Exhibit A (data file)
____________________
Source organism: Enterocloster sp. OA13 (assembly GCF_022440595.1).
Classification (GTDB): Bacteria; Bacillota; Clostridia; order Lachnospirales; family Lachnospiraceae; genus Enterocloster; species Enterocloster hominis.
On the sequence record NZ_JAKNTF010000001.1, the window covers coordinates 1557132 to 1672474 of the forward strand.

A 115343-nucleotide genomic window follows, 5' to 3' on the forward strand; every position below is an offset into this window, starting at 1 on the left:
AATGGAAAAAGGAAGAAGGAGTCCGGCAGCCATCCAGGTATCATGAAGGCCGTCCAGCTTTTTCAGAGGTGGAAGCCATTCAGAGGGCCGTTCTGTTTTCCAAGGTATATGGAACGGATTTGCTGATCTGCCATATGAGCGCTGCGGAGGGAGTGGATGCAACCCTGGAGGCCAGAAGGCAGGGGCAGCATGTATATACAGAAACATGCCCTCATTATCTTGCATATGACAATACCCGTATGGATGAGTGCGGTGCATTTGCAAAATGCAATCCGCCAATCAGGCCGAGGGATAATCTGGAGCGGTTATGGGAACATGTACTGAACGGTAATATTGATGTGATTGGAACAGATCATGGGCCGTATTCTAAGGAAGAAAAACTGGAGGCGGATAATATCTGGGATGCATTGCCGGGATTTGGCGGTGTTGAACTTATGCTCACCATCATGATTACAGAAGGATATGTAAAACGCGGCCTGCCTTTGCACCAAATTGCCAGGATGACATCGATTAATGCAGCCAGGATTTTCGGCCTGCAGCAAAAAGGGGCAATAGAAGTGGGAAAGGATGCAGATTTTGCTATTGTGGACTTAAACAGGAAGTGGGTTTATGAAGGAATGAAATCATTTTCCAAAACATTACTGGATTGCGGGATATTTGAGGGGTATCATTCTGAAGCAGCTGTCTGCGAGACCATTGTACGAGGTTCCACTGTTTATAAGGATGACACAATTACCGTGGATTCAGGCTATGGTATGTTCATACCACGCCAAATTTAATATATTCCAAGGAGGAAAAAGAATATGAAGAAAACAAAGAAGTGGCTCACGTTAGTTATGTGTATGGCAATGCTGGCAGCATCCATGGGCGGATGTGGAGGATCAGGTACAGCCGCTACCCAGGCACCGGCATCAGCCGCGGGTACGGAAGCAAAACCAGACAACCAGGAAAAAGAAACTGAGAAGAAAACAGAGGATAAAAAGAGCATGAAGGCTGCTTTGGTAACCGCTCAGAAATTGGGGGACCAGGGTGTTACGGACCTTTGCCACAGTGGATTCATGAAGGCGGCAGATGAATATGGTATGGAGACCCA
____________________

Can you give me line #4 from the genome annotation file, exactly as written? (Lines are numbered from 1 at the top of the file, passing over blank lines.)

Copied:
A 115343-nucleotide genomic window follows, 5' to 3' on the forward strand; every position below is an offset into this window, starting at 1 on the left: